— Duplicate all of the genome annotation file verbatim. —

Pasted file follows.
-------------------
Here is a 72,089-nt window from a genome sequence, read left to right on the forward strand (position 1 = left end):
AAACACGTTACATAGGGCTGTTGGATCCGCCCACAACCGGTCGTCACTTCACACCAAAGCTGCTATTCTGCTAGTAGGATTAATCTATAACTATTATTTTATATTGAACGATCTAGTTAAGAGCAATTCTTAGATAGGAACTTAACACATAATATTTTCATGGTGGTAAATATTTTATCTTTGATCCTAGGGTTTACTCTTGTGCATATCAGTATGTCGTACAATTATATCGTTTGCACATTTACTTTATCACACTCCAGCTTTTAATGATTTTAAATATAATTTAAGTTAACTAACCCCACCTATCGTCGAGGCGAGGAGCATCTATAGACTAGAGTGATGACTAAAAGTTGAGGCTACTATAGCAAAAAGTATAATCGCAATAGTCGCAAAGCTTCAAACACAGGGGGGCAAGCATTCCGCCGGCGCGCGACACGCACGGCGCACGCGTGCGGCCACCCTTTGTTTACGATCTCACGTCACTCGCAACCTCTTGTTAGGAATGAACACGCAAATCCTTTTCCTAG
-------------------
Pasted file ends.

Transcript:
Here is a 72,089-nt window from a genome sequence, read left to right on the forward strand (position 1 = left end):
AAACACGTTACATAGGGCTGTTGGATCCGCCCACAACCGGTCGTCACTTCACACCAAAGCTGCTATTCTGCTAGTAGGATTAATCTATAACTATTATTTTATATTGAACGATCTAGTTAAGAGCAATTCTTAGATAGGAACTTAACACATAATATTTTCATGGTGGTAAATATTTTATCTTTGATCCTAGGGTTTACTCTTGTGCATATCAGTATGTCGTACAATTATATCGTTTGCACATTTACTTTATCACACTCCAGCTTTTAATGATTTTAAATATAATTTAAGTTAACTAACCCCACCTATCGTCGAGGCGAGGAGCATCTATAGACTAGAGTGATGACTAAAAGTTGAGGCTACTATAGCAAAAAGTATAATCGCAATAGTCGCAAAGCTTCAAACACAGGGGGGCAAGCATTCCGCCGGCGCGCGACACGCACGGCGCACGCGTGCGGCCACCCTTTGTTTACGATCTCACGTCACTCGCAACCTCTTGTTAGGAATGAACACGCAAATCCTTTTCCTAG